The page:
Cutting Insulin in Half

It’s the one appointment per year that you just dread. Most of the time I send my husband to the doctor and get the updated report from him when he returns. This time because of changes in insurance I accompanied him. With an insulin pump ready to die on us any day I’m usually the one who battles the insurance company while he works. One of those “because I’m a MOM and work from home I get the grunge job.”  Note to men everywhere: A three hour phone call with the insurance company and screaming kids in the background is NOT the sitting at home eating Bon Bons and watching soap operas scenario you may envision us doing all day. No, it’s the equivalent of HELL. Because during that three hour phone call breakfast and snack time passed, the dog barfed on the carpet when she tried eating an entire tennis ball, I cleaned up all the messes (breakfast, snack and dog), did some laundry, made some notes and helped kids with summer chores and projects. Honestly, work seems so much easier than a day at home.

As we sat in the doctor’s office I looked around. Our doctor’s are big into the Tour de Cure. It’s kind of a  joke between runners and bikers that we just don’t like each other. As we caught up with our nurse practitioner on some of the races he was in and what our kids were all up to (we used to work together waaaaay back when we worked in Orthopedics and Neurology together and used to laugh when we’d run into each other at Walmart and had screaming little ones in the cart. A quick “hey, how are you?” “Good! Bye!!!!” were all we could manage to get in before running back down the aisles to grab whatever foods we could). So the diabetes clinic and my husband and I go way back and way beyond diabetes.

The doctors appointment was typical. My husband’s A1C was a little too high, he needs to check his blood sugar more often, he needs to remember to bolus and his basal settings on his pump were way too high. Typical stuff. Except that his nurse practitioner decided to cut his insulin basal rates in half. We are used to seeing the doctor and know he usually likes to take the taper approach to my husband instead of the drastic overhaul approach.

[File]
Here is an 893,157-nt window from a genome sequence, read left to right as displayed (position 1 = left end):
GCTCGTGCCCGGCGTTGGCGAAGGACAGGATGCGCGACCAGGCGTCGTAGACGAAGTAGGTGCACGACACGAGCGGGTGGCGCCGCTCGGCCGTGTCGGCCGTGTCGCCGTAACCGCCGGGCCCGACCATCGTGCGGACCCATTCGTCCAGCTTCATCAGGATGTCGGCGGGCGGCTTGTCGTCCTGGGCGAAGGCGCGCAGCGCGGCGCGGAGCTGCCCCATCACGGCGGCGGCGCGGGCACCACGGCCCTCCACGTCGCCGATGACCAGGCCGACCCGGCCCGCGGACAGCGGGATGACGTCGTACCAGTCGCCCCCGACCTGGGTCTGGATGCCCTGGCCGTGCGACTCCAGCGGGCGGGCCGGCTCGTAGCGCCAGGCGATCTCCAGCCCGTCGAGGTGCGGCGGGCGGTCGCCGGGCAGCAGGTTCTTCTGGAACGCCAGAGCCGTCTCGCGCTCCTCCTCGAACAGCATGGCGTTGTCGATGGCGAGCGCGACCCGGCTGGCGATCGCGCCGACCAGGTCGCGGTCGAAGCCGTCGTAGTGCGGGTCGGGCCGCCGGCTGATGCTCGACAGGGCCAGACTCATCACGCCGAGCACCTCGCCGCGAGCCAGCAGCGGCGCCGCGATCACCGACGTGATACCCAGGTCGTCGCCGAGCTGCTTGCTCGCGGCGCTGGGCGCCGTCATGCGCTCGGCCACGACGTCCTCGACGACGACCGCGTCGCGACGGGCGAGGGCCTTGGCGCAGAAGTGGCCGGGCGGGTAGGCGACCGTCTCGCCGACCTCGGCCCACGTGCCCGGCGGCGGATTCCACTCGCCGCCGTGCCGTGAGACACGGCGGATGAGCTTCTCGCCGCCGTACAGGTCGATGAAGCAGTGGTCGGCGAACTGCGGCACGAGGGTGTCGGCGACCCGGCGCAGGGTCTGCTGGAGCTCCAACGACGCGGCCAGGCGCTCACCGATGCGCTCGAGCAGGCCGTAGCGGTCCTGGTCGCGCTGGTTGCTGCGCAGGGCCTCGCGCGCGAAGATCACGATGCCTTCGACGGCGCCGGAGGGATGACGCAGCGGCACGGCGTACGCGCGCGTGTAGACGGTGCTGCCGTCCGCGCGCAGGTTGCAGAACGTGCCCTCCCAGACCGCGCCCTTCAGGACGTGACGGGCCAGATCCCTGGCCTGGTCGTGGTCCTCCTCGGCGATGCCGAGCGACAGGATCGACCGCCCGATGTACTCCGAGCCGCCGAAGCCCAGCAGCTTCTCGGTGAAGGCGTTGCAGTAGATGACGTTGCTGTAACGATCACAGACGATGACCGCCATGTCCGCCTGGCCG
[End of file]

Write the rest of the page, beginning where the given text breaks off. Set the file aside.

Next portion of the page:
My husband agreed to try the new basal rates and he and the nurse practitioner reset his pump and off we went. Several hours later my husband sent me a text from where he was working along with several others: type 1 diabetes

When I get those text messages it’s an instant “oh CRAP!” The rest of the night he won’t feel good, will pretty well hide downstairs in our bedroom rotating between the bed and the recliner and will be whiny. It also usually means a few nights of no sleep as we set the alarm for every few hours to rotate between him and I doing his blood sugars so we can each try to get a few hours stretch of sleep.

The rest of the night and all the next day he battled 300-500 blood sugars, bolused like crazy and ate NOTHING since he was so sick. By the middle of the next day he was texting than calling me asking if I could call the diabetes clinic to have them tell me what his old pump settings were. “I can’t do this anymore! I’m pumping (aka bolusing) like crazy and can’t get feeling better!! I can’t live like this anymore!”

I called the diabetes clinic who just wanted to talk to him anyway (of course, I couldn’t just tell my husband to call the diabetes clinic himself to begin with, we have to go through the process. Where I call, the diabetes clinic says they’ll call him back, I look like a whiny wife to the diabetes clinic and my husband grows more impatient as he waits for them to call him back). It’s the process. I am grateful to the diabetes clinic for being so patient with my husband. I’m still learning patience through the process. I just try to be as empathetic as I can. I have no idea what it’s like to instantly feel like you have the flu and a peanut sized bladder then switch gears and feel like you’re lethargic, tired and can’t feel your arms or legs  while everyone feels like they are talking to you through a long tunnel when you go low after a couple of hours. And to put your body through these highs and lows for several days? I can’t even begin to imagine.
But I am grateful that we live in an area that has a diabetes management center that takes management seriously. They do a great job and we are grateful they are only a few minutes away when we need them.
The diabetes clinic called him back, they set his pump to a middle of the road taper between what they set him to at the clinic and what he was before, a couple more sleepless nights checking blood sugars and he’s now doing much better.
If you catch a minute, read this great article on Type 1 Diabetes and Metabolic Memory.
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